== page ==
Economic Update: Unemployment Rate & Distribution

Economic Update: Unemployment Rate & Distribution

The latest regional job report from the U.S. Department of Labor revealed that non-farm employment in America increased in 10 states in March, decreased nowhere, and was essentially unchanged everywhere else.

As for joblessness, the unemployment rate fell in 37 states in March and was stable elsewhere. In total, 15 states had unemployment rates lower than the national figure of 3.6 percent, and 13 states had higher rates. New Mexico had the highest unemployment rate in March (5.3 percent), closely followed by Nevada (5.0 percent) and California (4.9 percent), whereas Nebraska and Utah were tied for the lowest jobless rate at 2.0 percent.

The composition of the tails of the unemployment distribution is largely related to lingering side effects of the pandemic. With Nevada, for instance, it has had one of the highest jobless rates throughout much of the crisis since a good chunk of its economy is highly dependent on the leisure and hospitality industry which has been one of the hardest hit sectors due to its sensitivity to lockdowns and other activity restrictions. Nebraska, on the other hand, has maintained one of the lowest rates of unemployment thanks in part to its relatively more spread out population and an economy that is less reliant on close-proximity service-providing industries. Moreover, New York, California, and other underperforming states in the labor market recovery have maintained relatively higher rates of joblessness in large part because they continue to have some of the most restrictive, purportedly pandemic-fighting policies in place.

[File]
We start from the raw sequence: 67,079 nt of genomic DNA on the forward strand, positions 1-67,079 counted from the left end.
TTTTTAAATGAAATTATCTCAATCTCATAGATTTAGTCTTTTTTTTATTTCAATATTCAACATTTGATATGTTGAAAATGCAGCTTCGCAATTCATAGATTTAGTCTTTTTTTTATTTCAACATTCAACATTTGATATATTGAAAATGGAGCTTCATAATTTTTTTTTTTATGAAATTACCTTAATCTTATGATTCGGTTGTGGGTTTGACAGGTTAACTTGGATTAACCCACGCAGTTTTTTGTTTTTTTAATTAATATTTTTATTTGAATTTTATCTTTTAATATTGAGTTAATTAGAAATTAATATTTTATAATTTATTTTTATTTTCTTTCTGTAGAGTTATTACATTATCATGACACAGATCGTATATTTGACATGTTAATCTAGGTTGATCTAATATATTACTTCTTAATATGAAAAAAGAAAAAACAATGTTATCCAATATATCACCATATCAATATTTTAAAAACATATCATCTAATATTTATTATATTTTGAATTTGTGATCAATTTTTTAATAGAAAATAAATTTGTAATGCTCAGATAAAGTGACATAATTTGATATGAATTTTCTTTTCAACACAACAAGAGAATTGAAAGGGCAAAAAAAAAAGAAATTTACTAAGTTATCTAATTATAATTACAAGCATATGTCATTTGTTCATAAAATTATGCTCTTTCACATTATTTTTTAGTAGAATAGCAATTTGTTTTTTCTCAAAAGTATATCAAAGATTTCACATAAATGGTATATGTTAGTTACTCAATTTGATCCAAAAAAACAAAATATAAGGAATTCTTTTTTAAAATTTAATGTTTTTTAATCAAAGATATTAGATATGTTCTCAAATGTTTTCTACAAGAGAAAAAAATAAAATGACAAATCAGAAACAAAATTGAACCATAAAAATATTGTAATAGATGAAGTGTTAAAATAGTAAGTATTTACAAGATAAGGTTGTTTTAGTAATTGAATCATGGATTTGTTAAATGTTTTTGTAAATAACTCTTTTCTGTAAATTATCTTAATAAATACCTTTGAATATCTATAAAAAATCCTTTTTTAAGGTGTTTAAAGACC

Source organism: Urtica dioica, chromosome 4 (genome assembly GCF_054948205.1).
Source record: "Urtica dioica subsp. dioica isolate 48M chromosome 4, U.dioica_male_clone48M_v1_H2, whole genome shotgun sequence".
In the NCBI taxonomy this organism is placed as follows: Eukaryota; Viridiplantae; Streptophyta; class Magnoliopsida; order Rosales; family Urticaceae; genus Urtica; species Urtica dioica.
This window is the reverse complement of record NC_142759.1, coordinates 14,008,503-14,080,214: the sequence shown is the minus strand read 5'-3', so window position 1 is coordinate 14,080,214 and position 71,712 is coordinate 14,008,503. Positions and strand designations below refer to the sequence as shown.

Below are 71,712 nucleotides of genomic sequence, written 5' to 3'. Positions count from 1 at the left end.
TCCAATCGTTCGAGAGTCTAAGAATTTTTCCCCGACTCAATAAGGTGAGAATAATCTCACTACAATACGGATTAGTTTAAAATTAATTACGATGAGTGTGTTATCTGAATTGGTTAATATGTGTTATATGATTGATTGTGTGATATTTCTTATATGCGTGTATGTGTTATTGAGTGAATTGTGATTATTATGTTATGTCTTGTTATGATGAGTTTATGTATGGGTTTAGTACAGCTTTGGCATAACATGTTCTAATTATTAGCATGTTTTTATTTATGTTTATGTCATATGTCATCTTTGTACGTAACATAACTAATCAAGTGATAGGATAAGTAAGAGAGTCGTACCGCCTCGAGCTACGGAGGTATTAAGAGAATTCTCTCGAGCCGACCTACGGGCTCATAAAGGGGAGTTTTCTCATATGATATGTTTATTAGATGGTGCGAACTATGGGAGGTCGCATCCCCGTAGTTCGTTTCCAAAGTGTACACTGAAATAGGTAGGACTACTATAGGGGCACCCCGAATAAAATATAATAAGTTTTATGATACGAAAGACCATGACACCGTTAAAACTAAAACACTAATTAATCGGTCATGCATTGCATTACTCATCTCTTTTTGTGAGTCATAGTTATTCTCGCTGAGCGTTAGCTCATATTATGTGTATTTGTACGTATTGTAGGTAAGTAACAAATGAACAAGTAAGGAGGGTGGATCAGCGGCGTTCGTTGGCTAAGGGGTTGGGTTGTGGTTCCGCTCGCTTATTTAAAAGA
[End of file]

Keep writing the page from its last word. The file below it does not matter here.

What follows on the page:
In some ways such draconian measures have accelerated earlier migration trends in this country. Recently updated data from the U.S. Census Bureau showed that over the past decade the population has started to shift away from most urban counties toward the Sunbelt and the suburbs. This continued throughout the pandemic with the San Francisco Bay Area, New York, Los Angeles, and Chicago being among the biggest population losers, whereas Texas and Florida continued to enjoy significant population growth. Some of the acceleration was perhaps caused by Americans simply not wanting to live where local politicians could on a whim deem one’s work “nonessential.” For others, the decision to move (to the suburbs) was likely motivated by the rapid rise in remote work, which lessens the need to live near expensive city centers.

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  • James Bullard Speaks 4:00 PM ET


  • Housing Starts and Permits 8:30 AM ET
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  • Jobless Claims 8:30 AM ET
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